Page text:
Closed vs Open
The designers of commercial software are anonymous behind their brand,
faceless boffins creating features, tools and plugins for a hungry
market. Here artists are constrained within a manufactured, closed
environment, reduced to paying for new possibilities, buying software
to be creative for them. It's too easy to be flattered by the fantastic
results achievable with a minimum of effort, knowledge or
understanding. In reality the creators of the software have encoded
so much of an artistic process that the user is merely guiding it.
The more creative users scratch around the edges trying to push the
software somewhere it doesn't want to go, but still, those edges are
defined by an invisible, anonymous force.
When we come to the F/OSS communities, we find that programmers have
no strong desire or financial imperative to flatter their users, and
it shows in the software. Beyond a couple of clones of commercial
applications, F/OSS artistic software is remarkably open ended.
Whereas closed software packages plugin automatons to generate your
art for you, free software focuses on providing expressive, open ended
tools for artists who want to get their hands dirty.
Examples of F/OSS applications thriving in the digital art world
include Processing, Supercollider and Pure Data. There are others
including many general use tools, but these three are comparatively new
examples designed specifically with artists in mind.
Processing (originally known as
proce55ing) is a simplified java-like language built atop of java,
providing an environment for creating visual art. It is startlingly
easy to pick up with with tremendous scope for those willing to put
time in to master it. A tour around its extensive examples provides
many 'wow' moments, where a beautiful visual effect is created by an
algorithm elegantly expressed in a few lines of code. Processing is
not only an excellent entry into programming for a visual artist, but
also an excellent introduction to creating visual art for the
designed to make music. At its heart is a smalltalk-like language but
with c-like syntax. It has a comprehensive library of unit generators
for synthesising and processing sound, and powerful higher level
libraries such as BBCut, which provides an API for automated breakbeat
cut-ups. Previous versions of Supercollider were released as
commercial shareware, but the latest version 3 has a fully open source
license. One of the most exciting aspects of Supercollider 3 is the
provided livecoding abilities, allowing the musician to change their
software while it is running, hearing the changes they make
immediately without any break in sound. Livecoding allows fully
engaged authorship of software-generated music as well as some very
live performances. More information about livecoding can be obtained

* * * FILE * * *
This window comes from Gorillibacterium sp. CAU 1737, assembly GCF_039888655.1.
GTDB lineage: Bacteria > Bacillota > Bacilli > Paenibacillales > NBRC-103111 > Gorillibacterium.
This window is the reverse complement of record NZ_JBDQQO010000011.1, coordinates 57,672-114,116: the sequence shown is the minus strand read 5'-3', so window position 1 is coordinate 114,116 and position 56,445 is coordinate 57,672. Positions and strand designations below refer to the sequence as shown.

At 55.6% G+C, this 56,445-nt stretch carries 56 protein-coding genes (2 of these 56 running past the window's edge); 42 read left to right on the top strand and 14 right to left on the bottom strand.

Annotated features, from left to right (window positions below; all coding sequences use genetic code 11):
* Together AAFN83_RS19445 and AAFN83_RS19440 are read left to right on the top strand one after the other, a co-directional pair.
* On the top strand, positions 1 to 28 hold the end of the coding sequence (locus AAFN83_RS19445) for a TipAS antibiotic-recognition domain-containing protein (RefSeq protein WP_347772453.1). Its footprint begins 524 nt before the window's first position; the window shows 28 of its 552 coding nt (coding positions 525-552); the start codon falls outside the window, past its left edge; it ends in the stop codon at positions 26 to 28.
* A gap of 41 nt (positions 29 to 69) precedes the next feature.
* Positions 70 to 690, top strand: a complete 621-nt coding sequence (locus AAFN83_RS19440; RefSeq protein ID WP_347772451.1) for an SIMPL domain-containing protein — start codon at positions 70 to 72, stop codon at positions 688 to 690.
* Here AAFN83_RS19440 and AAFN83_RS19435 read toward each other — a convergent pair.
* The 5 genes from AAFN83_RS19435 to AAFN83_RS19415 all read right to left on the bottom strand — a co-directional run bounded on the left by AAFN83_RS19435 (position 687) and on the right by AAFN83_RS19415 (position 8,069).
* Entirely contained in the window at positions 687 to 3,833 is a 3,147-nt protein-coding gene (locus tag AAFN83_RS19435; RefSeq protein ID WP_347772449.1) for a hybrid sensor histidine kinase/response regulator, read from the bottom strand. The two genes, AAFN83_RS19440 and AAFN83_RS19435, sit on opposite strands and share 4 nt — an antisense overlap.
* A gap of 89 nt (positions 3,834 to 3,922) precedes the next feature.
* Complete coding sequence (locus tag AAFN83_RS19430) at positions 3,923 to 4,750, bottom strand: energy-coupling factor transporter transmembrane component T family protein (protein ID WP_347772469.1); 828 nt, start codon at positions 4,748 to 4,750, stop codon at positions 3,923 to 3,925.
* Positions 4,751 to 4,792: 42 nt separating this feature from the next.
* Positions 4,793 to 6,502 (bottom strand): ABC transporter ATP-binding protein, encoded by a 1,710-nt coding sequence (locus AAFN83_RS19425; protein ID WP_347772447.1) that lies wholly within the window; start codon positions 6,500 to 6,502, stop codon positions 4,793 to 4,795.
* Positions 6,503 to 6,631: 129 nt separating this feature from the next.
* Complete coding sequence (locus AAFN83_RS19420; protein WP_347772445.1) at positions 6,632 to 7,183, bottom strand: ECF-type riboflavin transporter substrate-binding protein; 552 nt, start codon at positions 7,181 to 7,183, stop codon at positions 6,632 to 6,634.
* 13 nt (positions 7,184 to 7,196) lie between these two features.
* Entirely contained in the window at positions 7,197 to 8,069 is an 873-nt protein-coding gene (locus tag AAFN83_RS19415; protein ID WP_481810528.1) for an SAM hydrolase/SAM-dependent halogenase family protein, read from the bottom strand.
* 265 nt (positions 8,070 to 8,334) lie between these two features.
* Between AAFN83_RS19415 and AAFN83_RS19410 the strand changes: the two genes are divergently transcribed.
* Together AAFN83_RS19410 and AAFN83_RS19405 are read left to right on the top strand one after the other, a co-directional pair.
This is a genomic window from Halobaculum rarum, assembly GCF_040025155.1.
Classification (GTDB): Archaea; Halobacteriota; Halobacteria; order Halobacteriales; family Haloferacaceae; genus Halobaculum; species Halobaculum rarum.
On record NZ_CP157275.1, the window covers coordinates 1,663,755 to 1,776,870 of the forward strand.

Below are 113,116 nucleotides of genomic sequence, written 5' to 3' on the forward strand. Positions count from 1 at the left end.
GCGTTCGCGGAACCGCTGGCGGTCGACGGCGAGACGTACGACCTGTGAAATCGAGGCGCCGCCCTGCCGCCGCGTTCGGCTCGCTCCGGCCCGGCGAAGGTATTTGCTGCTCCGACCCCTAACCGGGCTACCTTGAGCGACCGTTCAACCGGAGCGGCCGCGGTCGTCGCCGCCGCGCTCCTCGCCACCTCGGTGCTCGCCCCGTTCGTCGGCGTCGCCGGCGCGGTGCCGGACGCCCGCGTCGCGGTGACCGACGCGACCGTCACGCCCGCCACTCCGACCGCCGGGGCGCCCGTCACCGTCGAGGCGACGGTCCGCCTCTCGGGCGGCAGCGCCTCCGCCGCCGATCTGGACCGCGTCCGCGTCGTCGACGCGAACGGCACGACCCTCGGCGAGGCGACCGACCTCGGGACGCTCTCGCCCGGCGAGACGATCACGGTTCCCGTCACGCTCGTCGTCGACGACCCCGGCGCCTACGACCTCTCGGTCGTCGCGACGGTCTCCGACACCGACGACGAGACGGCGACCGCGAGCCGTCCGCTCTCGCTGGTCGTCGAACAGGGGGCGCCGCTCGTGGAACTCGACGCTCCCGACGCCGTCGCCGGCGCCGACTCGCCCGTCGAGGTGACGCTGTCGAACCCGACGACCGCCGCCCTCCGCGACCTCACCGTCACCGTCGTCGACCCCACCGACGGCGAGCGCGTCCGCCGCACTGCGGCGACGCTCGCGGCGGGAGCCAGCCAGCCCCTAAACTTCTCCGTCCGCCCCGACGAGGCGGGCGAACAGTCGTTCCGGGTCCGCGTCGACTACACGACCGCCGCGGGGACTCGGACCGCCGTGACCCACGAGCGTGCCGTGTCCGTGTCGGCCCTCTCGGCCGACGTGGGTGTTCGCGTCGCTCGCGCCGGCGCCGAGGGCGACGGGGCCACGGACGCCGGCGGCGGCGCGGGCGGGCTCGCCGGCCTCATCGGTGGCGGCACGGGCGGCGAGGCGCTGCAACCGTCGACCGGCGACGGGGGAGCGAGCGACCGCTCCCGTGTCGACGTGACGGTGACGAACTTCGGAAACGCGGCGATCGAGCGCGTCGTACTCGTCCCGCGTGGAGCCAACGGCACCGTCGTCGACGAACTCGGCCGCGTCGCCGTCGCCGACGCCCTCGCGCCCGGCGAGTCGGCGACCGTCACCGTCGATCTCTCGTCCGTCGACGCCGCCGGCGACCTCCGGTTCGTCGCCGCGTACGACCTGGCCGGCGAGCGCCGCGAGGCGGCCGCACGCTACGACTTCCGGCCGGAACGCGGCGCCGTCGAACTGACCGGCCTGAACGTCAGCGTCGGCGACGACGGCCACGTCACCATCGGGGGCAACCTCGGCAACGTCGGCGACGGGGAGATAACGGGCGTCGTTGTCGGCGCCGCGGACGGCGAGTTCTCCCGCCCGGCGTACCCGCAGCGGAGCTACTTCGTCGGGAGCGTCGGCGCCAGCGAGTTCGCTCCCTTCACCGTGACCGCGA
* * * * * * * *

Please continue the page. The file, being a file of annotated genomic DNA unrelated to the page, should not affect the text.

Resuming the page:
from the organisation for the promotion
of live algorithm programming. For more specific information
about livecoding with Supercollider, consult its JITLib library.
My final example is Pure Data.
Unlike the previous two examples, Pure Data is not a textual language,
but it is just as open ended. In Pure Data you create 'patches'
rather than programs, by connecting together boxes, each of which
carries out an operation on the data that passes through it. The
result is a graph through which data flows. The final destination is
most often an audio output, however Pure Data is also increasingly
popular among visual artists and VJs, using libraries such as GEM and
pdp to create live visuals. Although Pure Data doesn't require you to
learn a programming language as such, the operations it allows are
very low level. Luckily the examples are excellent, but to fully understand and go beyond them you'll
need to pick up some understanding of sound synthesis or visual models.
If you want to make the most out of the any of these applications you
have to invest some time and effort into learning them. Initially
this requirement seems old fashioned and unnecessary, until you
compare them with traditional instruments such as a paintbrush or
violin. The mixing and use of painting oils, or the bowing and
fingering of a violin both take years to master. Similarly, you
wouldn't expect to express yourself fully in a foreign language until
you had properly learned it. But with mastery of a medium comes the
possibility of richer artistic expression.
Application programmers vs end-user programmers
Who makes the software for the artistic user? In truth I think it's
false, even insulting to suggest that the creators of software are
less creative than those who use it. If both those who create
software and those who use it are to some extent programming, then the
line between them blurs. One creates an environment, another creates
an environment within it; an operating system contains a programming
language that hosts a computer program that creates a piece of music.
The only reason that we might be more likely to call the final step
art is because it has entered the realm of our physical senses.